Benefits of crowdfunding
One thing I like about crowdfunding in general is that much of it is facilitated totally online. This may help to lessen the impact of gender bias in a very general way. Indiegogo, one of the pioneers in crowdfunding, reports that 42 percent of its successful campaigns are run by women. But when men and women are in the same room together, even with well meaning people, it’s sometimes difficult to look past gender stereotypes.
Newly launched websites such as Plum Alley and MoolaHoop elevate the availability of capital to women even higher. They are developing a crowdfunding niche that specializes in helping women raise money. I noted in an earlier post on MoolaHoop that between 1997 and 2014, women-owned businesses increased in number by 68 percent, which is twice the growth rate posted by men. And this was before the entry of these women-focused crowdfunding sites!
Lifting women from poverty
When I say that increased entrepreneurship from women can change history, I’m not just talking about founding successful companies. The general well-being of society is closely associated with the general well-being of women. When women live in poverty they raise children in poverty and it tends to create a cycle that is very difficult to break. Small business formation is one of the best ways to break the cycle, and it’s probably a far more cost effective and long lasting way when compared to our welfare system.
Recently, I spoke at the United Nations regarding the importance of empowering women economically. One of the organization with which I work, The Institute for the Economic Empowerment of Women, helps women in Afghanistan and Rwanda start and build businesses. Five hundred women have gone through our program during the past nine years and we have an 80 percent success rate. On average each Rwandan and Afghan graduate creates jobs for 22 and 28 people respectively. So we are witnessing significant economic development in these countries.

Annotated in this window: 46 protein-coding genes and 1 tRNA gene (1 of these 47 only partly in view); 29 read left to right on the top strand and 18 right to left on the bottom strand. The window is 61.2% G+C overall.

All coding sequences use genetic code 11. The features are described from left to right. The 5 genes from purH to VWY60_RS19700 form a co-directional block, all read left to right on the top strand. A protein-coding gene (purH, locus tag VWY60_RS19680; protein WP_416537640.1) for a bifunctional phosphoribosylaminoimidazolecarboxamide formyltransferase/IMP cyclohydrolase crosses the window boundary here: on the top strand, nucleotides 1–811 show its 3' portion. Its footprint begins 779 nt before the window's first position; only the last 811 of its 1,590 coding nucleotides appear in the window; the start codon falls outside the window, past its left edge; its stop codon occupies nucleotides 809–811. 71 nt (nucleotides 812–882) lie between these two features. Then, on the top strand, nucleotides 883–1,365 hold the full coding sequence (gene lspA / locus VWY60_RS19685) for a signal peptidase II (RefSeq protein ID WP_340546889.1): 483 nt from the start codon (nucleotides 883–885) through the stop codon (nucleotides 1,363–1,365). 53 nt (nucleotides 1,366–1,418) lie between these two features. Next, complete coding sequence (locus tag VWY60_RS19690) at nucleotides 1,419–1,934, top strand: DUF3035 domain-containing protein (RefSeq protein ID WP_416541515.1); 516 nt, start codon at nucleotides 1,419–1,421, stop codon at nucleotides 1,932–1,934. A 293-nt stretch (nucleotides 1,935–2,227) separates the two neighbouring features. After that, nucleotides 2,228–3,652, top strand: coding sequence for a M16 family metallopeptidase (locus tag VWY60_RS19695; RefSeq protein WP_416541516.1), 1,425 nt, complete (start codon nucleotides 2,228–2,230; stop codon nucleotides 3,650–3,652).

Opening up a new front
In the 1960s the United States declared “war on poverty” and we have spent trillions of dollars fighting that war. I don’t think too many people would argue if I said that so far our success has been fairly limited.
Perhaps providing better access to funds for women-owned startups and business expansion projects will be like sending in fresh troops to fight the battle anew and bring victory into sight.
BN’s Charles Payne, NewOak Capital President James Frischling, Tea Party News Network News Director Scottie Nell Hughes, small business expert Susan Solovic, retail analyst Hitha Prabhakar and Penn Financial Group founder Matt McCall debate the role of government in education.
FBN’s Charles Payne, Heritage Capital President Paul Schatz, Tea Party News Network News Director Scottie Nell Hughes, small business expert Susan Solovic, retail analyst Hitha Herzog and Penn Financial Group founder Matt McCall on Uber’s mounting PR woes.
FBN’s Charles Payne, NewOak Capital President James Frischling, small business expert Susan Solovic, Tea Party News Network News Director Scottie Nell Hughes, retail analyst Hitha Prabhakar and Penn Financial Group founder Matt McCall on the economic impact of divorce.
And it gets worse when public policy makers become involved. They find academics who take opposing views and try to shape the debate in the way that is most beneficial to their bigger supporters. And folks, small business owners don’t have a lot of clout with policy makers, which we’ll examine by looking at some recent news items concerning small business loans.
I find that common sense trumps “expert opinion” everyday and common sense says that the majority of jobs in your community have been created through the efforts of small business owners. On top of it being common sense, statistical data backs it up.
Standing against small business?
However, in recent years some academics have been arguing that small business owners are not the job creators we all thought they were and recently a group of four profs at West Virginia University and Georgia Institute for Technology have carried that a little further claiming that Small Business Administration backed loans are actually holding back economic growth. By the way, I love the headline Bloomberg Businessweek gave their article on this study: Small Business Owners and the Economists Who Hate Them.
Unfortunately, it seems that these anti-small business economists are joining elected officials who have a distinct preference for big business. While the economists are arguing against financial support for small businesses, there is no doubt that our lawmakers have been more than willing to financially support big business.